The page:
Despite all the rhetoric from the protesters and the opposition Democratic Alliance, #BlackMonday protests weren’t about all victims of crime, or even about everyone in the farming industry. It was about white fragility, white tears and white safety and security in post-apartheid, apartheid South Africa, as Mabogo More calls the country.

According to Gillian Godsell, a lecturer at the Wits School of Governance, the #BlackMonday protests weren’t about showing grief about the farm murders. Rather, it was a display of grief “about change in this country.”

For the #BlackMonday crowds, all lives didn’t matter, not in the past and not today. For many whites, black and white South Africans aren’t the same when it comes to a person’s worth and contribution. Whites “built this country,” they like to say; they ran the country “well” before 1994, when “everything worked,” and they were safe on their farms and in their suburbs. They still work hard and pay taxes. They are special, superior, God’s people. Blacks, on the other hand, are lazy, entitled, unruly, corrupt, violent, criminal, uncivilized; they have ruined everything since 1994.

Thus, the contributions and lives of white farmers who work hard and feed the nation matter more than the black lives. This is why they think they deserve special protection from the government and police.

Many protesters showed unreserved contempt for black people. They sang the apartheid anthem. Some came with their old apartheid flags, clearly missing the times when racism and white supremacy were the law of the land. Some yearned for the “good old” apartheid days when whites were safe and protected by the government. Others had banners that read “don’t kill the hand that feeds you” and “no boer, no pap.” In both instances, white farmers are seen as the producers of food; the blacks are the killers and/or unable to produce food or anything else on their own. The message on the banners is clear: without the white saviors, black South Africans have no chance in life.

The hardships experienced daily by millions of black South Africans don’t bother most whites in the country. For one, the large majority of whites never join their fellow black South Africans or offer them any kind of sympathy or support when they protest against inequality, exclusion, crime, racism, lack of service delivery and other adversities.

When black people protest demanding basic services, they are seen as violent good-for-nothings by most whites. This despite the fact that most of the protests by black South Africans are peaceful. Black kids demanding safe schools are seen as a nuisance; university students demanding affordable education that is not rooted in colonial and apartheid racism, dehumanization, othering and lies are ungrateful thugs. When black workers demand to be paid living wage so they can escape poverty and support their families, they are not seen by much of white South Africa as fellow citizens and human beings who have genuine and legitimate grievances and needs but as senseless hooligans bent on destruction.

“They [the blacks] are at it again; protesting, disrupting, destroying, bu­rning. They just don’t know any better.” I’ve heard this so many times, whenever black South Africans are pushed over the edge by their daily struggles, often having no other option but to go to the streets and fight for their rights and basic services.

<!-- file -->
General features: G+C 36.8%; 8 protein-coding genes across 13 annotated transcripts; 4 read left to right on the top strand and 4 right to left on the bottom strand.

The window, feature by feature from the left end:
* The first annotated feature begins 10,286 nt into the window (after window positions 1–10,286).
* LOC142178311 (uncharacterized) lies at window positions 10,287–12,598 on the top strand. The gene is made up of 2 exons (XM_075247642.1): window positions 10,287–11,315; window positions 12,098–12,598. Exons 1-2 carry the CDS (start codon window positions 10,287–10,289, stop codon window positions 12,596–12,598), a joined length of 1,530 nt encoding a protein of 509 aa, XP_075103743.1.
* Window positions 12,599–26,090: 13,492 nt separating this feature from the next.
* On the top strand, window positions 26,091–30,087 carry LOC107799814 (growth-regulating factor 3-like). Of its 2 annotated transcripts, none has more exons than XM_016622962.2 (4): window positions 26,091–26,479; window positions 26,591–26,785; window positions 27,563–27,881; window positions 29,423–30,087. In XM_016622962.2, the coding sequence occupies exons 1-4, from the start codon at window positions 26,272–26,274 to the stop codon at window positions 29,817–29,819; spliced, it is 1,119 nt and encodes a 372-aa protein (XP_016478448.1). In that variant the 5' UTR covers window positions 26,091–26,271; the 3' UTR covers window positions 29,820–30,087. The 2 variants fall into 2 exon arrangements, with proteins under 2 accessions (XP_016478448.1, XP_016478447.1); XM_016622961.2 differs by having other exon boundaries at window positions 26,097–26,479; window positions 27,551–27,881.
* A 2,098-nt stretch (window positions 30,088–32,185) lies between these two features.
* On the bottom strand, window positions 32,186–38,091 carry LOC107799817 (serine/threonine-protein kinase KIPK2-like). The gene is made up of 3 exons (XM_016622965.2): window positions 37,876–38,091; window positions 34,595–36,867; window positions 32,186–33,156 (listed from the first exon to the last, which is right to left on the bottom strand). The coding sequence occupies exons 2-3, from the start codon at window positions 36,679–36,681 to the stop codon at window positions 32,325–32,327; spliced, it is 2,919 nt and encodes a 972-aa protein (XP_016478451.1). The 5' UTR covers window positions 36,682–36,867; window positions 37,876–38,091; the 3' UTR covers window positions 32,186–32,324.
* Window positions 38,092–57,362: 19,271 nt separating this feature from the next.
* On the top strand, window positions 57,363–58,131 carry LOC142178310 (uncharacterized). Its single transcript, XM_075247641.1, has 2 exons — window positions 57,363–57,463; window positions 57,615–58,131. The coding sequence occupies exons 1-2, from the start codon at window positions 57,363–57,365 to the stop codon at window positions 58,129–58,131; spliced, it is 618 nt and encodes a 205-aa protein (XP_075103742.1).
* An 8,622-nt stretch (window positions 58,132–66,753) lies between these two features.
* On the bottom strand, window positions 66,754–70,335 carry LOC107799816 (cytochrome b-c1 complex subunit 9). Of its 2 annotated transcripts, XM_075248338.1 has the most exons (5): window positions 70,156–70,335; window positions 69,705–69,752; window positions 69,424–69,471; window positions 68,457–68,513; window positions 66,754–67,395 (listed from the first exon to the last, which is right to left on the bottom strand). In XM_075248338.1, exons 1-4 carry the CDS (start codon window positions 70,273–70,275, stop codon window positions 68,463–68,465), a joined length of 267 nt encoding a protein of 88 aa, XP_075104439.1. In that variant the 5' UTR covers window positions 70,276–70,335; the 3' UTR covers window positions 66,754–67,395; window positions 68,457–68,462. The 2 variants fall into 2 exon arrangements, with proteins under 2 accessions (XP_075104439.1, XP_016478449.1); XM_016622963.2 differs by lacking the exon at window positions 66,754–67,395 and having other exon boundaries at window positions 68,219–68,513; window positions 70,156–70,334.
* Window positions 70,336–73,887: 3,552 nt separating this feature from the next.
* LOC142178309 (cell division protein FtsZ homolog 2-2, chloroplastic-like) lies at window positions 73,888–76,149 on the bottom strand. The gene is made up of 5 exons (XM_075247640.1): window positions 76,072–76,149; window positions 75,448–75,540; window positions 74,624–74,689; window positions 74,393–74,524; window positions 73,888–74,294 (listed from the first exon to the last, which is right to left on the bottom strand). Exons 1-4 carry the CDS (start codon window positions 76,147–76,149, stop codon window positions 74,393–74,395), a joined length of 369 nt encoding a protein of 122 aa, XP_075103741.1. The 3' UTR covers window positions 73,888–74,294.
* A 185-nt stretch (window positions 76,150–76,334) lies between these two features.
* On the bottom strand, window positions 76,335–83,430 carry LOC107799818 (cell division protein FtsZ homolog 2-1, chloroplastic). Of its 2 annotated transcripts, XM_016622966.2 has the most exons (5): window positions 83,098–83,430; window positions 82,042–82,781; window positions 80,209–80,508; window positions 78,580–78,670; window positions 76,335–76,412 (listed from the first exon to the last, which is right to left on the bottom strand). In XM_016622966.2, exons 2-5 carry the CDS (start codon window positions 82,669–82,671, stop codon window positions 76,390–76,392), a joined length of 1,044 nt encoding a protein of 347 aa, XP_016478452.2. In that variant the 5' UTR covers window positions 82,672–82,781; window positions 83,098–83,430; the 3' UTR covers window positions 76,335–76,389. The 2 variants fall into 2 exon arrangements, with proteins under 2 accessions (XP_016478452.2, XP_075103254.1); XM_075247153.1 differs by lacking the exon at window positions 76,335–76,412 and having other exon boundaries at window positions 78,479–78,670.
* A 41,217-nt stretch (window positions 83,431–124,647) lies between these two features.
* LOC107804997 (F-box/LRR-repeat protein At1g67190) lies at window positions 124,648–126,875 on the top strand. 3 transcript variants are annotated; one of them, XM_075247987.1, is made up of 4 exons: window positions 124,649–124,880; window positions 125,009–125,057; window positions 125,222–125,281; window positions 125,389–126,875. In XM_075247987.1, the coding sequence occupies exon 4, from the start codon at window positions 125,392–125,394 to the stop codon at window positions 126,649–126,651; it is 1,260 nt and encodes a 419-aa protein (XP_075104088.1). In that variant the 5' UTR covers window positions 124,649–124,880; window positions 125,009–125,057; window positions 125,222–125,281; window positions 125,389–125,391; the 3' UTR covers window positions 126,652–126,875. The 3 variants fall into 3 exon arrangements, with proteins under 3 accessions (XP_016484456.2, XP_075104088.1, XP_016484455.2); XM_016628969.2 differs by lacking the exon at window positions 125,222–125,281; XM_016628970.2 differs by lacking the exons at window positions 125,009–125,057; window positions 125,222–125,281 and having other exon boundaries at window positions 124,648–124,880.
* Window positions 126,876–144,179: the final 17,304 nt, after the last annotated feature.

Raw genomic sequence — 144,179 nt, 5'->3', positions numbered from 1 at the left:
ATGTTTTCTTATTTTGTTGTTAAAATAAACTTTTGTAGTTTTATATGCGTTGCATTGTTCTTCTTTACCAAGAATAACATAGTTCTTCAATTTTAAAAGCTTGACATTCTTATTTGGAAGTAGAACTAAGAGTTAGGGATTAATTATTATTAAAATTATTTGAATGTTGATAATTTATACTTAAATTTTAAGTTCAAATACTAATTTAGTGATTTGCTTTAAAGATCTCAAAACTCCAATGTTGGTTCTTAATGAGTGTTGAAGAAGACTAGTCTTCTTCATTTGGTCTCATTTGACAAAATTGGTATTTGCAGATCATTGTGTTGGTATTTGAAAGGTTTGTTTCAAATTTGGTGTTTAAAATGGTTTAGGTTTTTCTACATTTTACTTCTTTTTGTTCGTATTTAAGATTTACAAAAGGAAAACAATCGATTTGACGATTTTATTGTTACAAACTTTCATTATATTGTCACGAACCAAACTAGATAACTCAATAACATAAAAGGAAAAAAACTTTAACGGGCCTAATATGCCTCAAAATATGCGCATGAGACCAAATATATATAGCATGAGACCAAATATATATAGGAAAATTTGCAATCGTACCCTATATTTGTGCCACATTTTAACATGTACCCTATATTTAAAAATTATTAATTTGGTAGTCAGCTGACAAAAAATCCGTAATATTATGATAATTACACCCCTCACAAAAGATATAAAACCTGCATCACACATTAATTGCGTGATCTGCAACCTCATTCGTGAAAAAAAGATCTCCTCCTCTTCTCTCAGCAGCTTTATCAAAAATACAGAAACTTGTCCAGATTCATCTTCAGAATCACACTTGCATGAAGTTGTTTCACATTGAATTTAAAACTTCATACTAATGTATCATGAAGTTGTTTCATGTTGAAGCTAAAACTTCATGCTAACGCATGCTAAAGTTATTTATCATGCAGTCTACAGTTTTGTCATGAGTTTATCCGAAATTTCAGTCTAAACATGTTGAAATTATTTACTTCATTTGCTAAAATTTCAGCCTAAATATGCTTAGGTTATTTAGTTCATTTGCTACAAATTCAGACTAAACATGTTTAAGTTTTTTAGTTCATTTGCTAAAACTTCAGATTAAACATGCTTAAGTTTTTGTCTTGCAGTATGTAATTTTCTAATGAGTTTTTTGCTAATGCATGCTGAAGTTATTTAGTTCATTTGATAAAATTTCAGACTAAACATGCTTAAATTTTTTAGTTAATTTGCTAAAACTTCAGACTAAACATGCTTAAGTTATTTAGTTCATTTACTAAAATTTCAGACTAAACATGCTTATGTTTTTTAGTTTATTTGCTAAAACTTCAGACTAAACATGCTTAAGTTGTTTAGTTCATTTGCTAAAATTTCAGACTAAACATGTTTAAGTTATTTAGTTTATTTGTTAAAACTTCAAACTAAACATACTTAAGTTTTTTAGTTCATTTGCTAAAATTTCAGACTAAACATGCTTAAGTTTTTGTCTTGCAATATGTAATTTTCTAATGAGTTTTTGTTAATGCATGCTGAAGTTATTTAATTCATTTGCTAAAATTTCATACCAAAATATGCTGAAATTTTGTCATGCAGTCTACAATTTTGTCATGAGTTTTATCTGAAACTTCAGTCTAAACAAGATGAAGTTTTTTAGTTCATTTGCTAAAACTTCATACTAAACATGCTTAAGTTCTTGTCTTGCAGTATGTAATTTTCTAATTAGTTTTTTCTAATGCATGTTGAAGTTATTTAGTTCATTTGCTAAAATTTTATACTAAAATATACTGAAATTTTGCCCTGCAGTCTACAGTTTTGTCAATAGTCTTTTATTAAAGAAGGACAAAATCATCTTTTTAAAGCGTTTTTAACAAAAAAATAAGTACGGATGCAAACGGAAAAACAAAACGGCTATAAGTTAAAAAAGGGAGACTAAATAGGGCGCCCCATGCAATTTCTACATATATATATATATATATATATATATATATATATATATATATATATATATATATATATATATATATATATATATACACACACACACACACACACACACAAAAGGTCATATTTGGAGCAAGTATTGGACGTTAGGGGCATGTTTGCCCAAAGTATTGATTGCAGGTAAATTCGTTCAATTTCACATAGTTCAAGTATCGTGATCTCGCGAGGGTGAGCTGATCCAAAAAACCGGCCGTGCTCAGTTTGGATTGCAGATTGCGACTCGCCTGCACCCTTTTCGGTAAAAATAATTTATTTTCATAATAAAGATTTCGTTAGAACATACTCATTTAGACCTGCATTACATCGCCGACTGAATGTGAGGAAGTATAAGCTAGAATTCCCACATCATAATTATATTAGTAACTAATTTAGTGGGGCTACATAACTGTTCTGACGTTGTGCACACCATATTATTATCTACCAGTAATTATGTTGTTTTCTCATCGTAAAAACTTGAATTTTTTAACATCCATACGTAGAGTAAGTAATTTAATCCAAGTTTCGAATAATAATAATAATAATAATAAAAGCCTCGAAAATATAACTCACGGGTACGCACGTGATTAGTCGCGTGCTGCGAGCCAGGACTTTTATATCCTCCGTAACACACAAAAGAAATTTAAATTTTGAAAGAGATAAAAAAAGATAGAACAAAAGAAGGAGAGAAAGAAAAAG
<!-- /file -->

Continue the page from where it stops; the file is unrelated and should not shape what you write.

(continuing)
The police did nothing to clear out the #BlackMonday protesters from the roads and highways. No stun grenades, no rubber bullets, no violence against protesters. This is not surprising. South African police is known for shooting at black South Africans and breaking up their protests, often indiscriminately and with overwhelming force and violence, whether with rubber or real bullets. But the same never happens when whites protest. A case in point is the student protest outside the Parliament in Cape Town in October 2015. While black students were beaten by the police, shoot with rubber bullets and trampled on, their fellow white student protesters moved freely in the same space, with no one touching them. This was white privilege in action, for everyone who cared to see.

The Rainbow Nation where everyone has a chance to make it in life through hard work is a fallacy. In this fantasy land, historical and structural inequalities don’t exist and the past doesn’t matter any more. As the saying at many white braais goes, it’s been more than two decades since the apartheid ended. How long will blacks complain about it? Everyone is equal now, with the same chances and opportunities. What are they still complaining about?

The reality is a complete opposite. As a recent article in the New York Times highlights, while South Africa has seen political change, “apartheid has essentially persisted in economic form.” The country remains a “land of astonishing contrasts” and inequality is still largely based on race and centuries of racist looting and oppression.

Instead of facing up to the difficult past and dismantling structural barriers that maintain the oppressive status quo, way too many white South Africans are doing all they can to maintain racial inequalities and white privilege. This is a recipe for disaster. Hopefully they get it before it’s too late.

* Savo Heleta writes this in his personal capacity.

Savo Heleta

Savo Heleta works at Nelson Mandela University in Port Elizabeth, South Africa.